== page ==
The question you have to ask yourself is what is your own personal health and wellness worth to you? Do you want to live with pain and disability? Is a disability a good thing? Sadly fire-EMS is a high risk job, you owe it first to yourself, second to your partner and thirdly to your team, to go out of your way to stay injury free. Think about what happens when a team member is injured, someone has to pull overtime which costs more for the team and your risk of injury is much higher when you are working overtime. When running short the call volume increases, which also increases your risk of injury. So while one injury does not seem like much, the trickle down is significant and effects everyone.
What steps can you take right NOW?
- Stretch pre-shift and on duty
- Follow the five keys to safe patient and equipment handling
a. Wide stance or split stance with your feet flat at all times.
b. Ready stance, flex slightly at the hips NOT the back.
c.Tighten your abdominal wall; push your abs down and OUT.
d. Head up on ALL movements ALL the time.
e. Shoulders back: never lift with a round back.
- Stay hydrated as this can reduce your chance of injury and reduces concentration errors. Another data set that has come out specific to the fire service is that many career firefighters are deficient in vitamin D, magnesium and have low testosterone levels. This occurs in firefighters because of the shift schedules/altered sleep patterns, excessive sweating, circadian rhythm disruption and chronic activation of the stress response.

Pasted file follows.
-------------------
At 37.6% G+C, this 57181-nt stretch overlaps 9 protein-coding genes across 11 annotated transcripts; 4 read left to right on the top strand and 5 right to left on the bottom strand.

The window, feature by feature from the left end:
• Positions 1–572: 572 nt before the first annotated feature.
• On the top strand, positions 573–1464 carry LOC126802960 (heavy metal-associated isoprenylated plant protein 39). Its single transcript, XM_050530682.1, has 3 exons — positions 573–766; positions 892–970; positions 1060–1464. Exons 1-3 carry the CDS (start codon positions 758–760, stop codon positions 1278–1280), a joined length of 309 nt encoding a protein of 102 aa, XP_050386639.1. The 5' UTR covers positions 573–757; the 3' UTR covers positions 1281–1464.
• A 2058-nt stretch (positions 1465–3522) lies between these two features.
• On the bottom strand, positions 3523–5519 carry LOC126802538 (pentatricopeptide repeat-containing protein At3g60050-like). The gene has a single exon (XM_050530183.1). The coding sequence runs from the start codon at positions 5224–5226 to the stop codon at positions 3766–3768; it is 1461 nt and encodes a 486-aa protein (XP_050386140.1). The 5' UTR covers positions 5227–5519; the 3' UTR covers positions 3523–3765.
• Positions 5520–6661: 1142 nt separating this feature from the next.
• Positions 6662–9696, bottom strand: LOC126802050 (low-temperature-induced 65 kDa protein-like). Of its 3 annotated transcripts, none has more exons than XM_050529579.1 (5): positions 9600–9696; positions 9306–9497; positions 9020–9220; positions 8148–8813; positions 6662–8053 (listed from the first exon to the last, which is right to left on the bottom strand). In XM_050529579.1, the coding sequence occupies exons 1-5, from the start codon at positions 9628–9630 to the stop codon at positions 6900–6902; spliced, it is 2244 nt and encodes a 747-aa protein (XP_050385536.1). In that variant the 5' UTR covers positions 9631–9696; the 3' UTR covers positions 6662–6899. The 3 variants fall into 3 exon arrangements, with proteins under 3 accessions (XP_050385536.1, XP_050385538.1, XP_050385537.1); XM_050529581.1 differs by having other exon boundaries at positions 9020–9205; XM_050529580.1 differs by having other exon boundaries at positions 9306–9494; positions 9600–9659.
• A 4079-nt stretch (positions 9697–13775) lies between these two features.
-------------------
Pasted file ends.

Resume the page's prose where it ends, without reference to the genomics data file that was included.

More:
- Bottom line equals GET your yearly physical with blood work and make sure the doctor orders the appropriate labs to test for these things.
- Exercise: We often make exercise far too complicated and to be honest difficult. Many of the best exercises do not need to be that hard. Sure your job dictates that during a working fire or a difficult extrication you will drastically increase your heart rate. It’s often this extreme exertion where your heart rate will increase well above 200 beats per minute and that is thought to cause many of the cardiovascular issues faced by firefighters. So you need to train for it; just not on duty.
Training excessively hard on duty is a common mistake many firefighters make. They destroy themselves on the clock and then “the big call” is dispatched. This leaves nothing in the tank and sets you up for injury. On duty exercise is all about mobility, flexibility and cardio. Save the tire flips and HIIT training for the second day after your shift. That’s right the day after your shift your body is shot; tired and stressed. NOT the time to kill it in the gym. Rest.